Controllable graphene oxide-based biocompatible hybrid interface as an anti-fibrotic coating for metallic implants
Materials Today Bio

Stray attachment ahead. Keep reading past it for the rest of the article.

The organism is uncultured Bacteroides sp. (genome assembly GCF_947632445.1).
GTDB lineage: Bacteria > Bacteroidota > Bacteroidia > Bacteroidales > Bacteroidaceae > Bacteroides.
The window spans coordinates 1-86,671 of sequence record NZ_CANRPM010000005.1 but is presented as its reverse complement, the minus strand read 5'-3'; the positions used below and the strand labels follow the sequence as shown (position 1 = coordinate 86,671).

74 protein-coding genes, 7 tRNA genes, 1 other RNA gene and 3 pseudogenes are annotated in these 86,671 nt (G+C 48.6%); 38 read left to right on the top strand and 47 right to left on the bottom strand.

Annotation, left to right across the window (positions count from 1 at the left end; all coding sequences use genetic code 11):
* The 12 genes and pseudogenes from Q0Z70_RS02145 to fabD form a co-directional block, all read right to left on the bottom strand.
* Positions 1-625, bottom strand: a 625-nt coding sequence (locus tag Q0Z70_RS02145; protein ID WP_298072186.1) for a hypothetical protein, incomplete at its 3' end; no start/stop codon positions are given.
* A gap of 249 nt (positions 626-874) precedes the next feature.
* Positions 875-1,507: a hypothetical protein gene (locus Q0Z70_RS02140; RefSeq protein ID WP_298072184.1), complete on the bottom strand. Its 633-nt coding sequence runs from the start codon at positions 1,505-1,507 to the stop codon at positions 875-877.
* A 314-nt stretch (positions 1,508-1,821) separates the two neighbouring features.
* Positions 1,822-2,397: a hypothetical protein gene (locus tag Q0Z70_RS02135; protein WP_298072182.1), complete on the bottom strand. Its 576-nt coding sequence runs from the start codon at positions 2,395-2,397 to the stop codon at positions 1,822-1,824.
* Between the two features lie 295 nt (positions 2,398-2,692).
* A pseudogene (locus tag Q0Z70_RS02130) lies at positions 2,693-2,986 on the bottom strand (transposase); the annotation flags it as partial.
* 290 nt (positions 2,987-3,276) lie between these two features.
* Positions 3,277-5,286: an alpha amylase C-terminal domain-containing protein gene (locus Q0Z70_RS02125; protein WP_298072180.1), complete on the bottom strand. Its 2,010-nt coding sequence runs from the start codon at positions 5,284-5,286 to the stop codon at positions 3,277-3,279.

In tissue engineering, foreign body reactions (FBRs) that may occur after the insertion of medical implants are a considerable challenge. Materials currently used in implants are mainly metals that are non-organic, and the lack of biocompatibility and absence of immune regulations may lead to fibrosis after long periods of implantation. Here, we introduce a highly biocompatible hybrid interface of graphene oxide (GO) and collagen type I (COL-I), where the topological nanostructure can effectively inhibit the differentiation of fibroblasts into myofibroblasts. The structure and roughness of this coating interface can be easily adjusted at the nanoscale level through changes in the GO concentration, thereby effectively inducing the polarization of macrophages to the M1 state without producing excessive amounts of pro-inflammatory factors. Compared to nanomaterials or the extracellular matrix as an anti-fibrotic interface, this hybrid bio-interface has superior mechanical strength, physical structures, and high inflammation. Evidenced by inorganic materials such as glass, titanium, and nitinol, GO-COL shows great potential for use in medical implants and cell-material interfaces.
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